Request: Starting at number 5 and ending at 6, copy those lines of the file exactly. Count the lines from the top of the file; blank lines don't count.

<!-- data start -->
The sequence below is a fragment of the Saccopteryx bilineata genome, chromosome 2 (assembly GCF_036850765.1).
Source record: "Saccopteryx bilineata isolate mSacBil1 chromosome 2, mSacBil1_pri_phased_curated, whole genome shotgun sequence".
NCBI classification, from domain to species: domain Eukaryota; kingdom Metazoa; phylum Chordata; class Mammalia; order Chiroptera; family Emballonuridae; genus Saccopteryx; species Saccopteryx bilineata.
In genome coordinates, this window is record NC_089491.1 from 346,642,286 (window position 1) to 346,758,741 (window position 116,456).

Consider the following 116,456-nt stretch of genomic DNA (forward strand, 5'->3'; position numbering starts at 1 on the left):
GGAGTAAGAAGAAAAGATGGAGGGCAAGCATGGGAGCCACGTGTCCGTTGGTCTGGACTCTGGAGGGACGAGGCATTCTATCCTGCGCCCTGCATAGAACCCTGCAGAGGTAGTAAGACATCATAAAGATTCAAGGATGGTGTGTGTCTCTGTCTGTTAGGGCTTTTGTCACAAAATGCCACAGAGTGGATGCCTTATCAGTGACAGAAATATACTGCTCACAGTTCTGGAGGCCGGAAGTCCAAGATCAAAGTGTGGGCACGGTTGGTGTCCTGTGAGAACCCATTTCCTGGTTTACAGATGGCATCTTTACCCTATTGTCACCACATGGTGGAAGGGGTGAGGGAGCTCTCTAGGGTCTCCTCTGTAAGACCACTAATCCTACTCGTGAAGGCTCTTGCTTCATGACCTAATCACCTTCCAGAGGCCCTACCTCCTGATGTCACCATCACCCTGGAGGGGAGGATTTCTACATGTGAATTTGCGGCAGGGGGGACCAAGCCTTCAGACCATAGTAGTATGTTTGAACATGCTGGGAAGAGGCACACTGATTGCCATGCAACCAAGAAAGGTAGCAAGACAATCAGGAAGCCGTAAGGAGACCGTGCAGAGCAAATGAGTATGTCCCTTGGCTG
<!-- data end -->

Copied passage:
Consider the following 116,456-nt stretch of genomic DNA (forward strand, 5'->3'; position numbering starts at 1 on the left):
GGAGTAAGAAGAAAAGATGGAGGGCAAGCATGGGAGCCACGTGTCCGTTGGTCTGGACTCTGGAGGGACGAGGCATTCTATCCTGCGCCCTGCATAGAACCCTGCAGAGGTAGTAAGACATCATAAAGATTCAAGGATGGTGTGTGTCTCTGTCTGTTAGGGCTTTTGTCACAAAATGCCACAGAGTGGATGCCTTATCAGTGACAGAAATATACTGCTCACAGTTCTGGAGGCCGGAAGTCCAAGATCAAAGTGTGGGCACGGTTGGTGTCCTGTGAGAACCCATTTCCTGGTTTACAGATGGCATCTTTACCCTATTGTCACCACATGGTGGAAGGGGTGAGGGAGCTCTCTAGGGTCTCCTCTGTAAGACCACTAATCCTACTCGTGAAGGCTCTTGCTTCATGACCTAATCACCTTCCAGAGGCCCTACCTCCTGATGTCACCATCACCCTGGAGGGGAGGATTTCTACATGTGAATTTGCGGCAGGGGGGACCAAGCCTTCAGACCATAGTAGTATGTTTGAACATGCTGGGAAGAGGCACACTGATTGCCATGCAACCAAGAAAGGTAGCAAGACAATCAGGAAGCCGTAAGGAGACCGTGCAGAGCAAATGAGTATGTCCCTTGGCTG